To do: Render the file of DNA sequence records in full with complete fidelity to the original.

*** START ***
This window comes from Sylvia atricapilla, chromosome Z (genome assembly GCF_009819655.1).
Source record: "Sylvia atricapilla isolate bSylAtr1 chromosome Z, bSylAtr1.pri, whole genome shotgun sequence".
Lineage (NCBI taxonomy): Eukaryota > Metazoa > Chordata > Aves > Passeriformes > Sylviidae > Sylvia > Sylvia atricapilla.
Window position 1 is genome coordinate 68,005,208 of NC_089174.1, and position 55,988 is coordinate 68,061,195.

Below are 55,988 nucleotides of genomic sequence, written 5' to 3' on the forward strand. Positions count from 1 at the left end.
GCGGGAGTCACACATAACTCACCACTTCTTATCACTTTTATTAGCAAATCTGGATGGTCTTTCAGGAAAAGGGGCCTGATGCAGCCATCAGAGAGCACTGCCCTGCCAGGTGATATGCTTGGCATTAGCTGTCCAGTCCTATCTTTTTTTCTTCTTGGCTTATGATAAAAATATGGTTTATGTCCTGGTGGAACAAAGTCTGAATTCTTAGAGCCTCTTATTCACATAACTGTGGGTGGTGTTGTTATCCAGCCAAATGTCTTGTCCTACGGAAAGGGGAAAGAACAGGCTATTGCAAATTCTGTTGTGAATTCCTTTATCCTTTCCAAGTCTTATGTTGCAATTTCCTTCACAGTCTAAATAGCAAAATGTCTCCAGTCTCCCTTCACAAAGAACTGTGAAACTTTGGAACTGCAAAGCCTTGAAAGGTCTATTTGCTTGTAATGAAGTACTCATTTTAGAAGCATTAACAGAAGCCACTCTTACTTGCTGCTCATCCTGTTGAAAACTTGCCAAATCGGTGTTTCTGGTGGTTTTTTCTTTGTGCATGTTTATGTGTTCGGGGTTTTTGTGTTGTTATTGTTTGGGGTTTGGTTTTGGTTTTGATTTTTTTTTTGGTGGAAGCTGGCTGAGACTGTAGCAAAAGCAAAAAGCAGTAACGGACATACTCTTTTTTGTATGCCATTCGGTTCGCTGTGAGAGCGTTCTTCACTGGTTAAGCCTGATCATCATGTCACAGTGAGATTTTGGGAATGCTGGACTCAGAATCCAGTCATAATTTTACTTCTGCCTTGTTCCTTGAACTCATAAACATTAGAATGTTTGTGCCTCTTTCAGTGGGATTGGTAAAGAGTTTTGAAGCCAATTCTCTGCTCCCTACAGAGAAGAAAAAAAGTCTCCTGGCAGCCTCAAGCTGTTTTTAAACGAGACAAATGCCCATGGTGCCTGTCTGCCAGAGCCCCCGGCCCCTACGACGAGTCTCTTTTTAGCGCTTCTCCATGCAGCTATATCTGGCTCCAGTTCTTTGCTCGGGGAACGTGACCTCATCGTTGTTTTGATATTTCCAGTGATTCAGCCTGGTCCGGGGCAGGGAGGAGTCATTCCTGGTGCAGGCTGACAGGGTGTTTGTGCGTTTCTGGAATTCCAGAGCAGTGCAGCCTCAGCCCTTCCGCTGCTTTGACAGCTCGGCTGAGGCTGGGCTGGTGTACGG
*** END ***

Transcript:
This window comes from Sylvia atricapilla, chromosome Z (genome assembly GCF_009819655.1).
Source record: "Sylvia atricapilla isolate bSylAtr1 chromosome Z, bSylAtr1.pri, whole genome shotgun sequence".
Lineage (NCBI taxonomy): Eukaryota > Metazoa > Chordata > Aves > Passeriformes > Sylviidae > Sylvia > Sylvia atricapilla.
Window position 1 is genome coordinate 68,005,208 of NC_089174.1, and position 55,988 is coordinate 68,061,195.

Below are 55,988 nucleotides of genomic sequence, written 5' to 3' on the forward strand. Positions count from 1 at the left end.
GCGGGAGTCACACATAACTCACCACTTCTTATCACTTTTATTAGCAAATCTGGATGGTCTTTCAGGAAAAGGGGCCTGATGCAGCCATCAGAGAGCACTGCCCTGCCAGGTGATATGCTTGGCATTAGCTGTCCAGTCCTATCTTTTTTTCTTCTTGGCTTATGATAAAAATATGGTTTATGTCCTGGTGGAACAAAGTCTGAATTCTTAGAGCCTCTTATTCACATAACTGTGGGTGGTGTTGTTATCCAGCCAAATGTCTTGTCCTACGGAAAGGGGAAAGAACAGGCTATTGCAAATTCTGTTGTGAATTCCTTTATCCTTTCCAAGTCTTATGTTGCAATTTCCTTCACAGTCTAAATAGCAAAATGTCTCCAGTCTCCCTTCACAAAGAACTGTGAAACTTTGGAACTGCAAAGCCTTGAAAGGTCTATTTGCTTGTAATGAAGTACTCATTTTAGAAGCATTAACAGAAGCCACTCTTACTTGCTGCTCATCCTGTTGAAAACTTGCCAAATCGGTGTTTCTGGTGGTTTTTTCTTTGTGCATGTTTATGTGTTCGGGGTTTTTGTGTTGTTATTGTTTGGGGTTTGGTTTTGGTTTTGATTTTTTTTTTGGTGGAAGCTGGCTGAGACTGTAGCAAAAGCAAAAAGCAGTAACGGACATACTCTTTTTTGTATGCCATTCGGTTCGCTGTGAGAGCGTTCTTCACTGGTTAAGCCTGATCATCATGTCACAGTGAGATTTTGGGAATGCTGGACTCAGAATCCAGTCATAATTTTACTTCTGCCTTGTTCCTTGAACTCATAAACATTAGAATGTTTGTGCCTCTTTCAGTGGGATTGGTAAAGAGTTTTGAAGCCAATTCTCTGCTCCCTACAGAGAAGAAAAAAAGTCTCCTGGCAGCCTCAAGCTGTTTTTAAACGAGACAAATGCCCATGGTGCCTGTCTGCCAGAGCCCCCGGCCCCTACGACGAGTCTCTTTTTAGCGCTTCTCCATGCAGCTATATCTGGCTCCAGTTCTTTGCTCGGGGAACGTGACCTCATCGTTGTTTTGATATTTCCAGTGATTCAGCCTGGTCCGGGGCAGGGAGGAGTCATTCCTGGTGCAGGCTGACAGGGTGTTTGTGCGTTTCTGGAATTCCAGAGCAGTGCAGCCTCAGCCCTTCCGCTGCTTTGACAGCTCGGCTGAGGCTGGGCTGGTGTACGG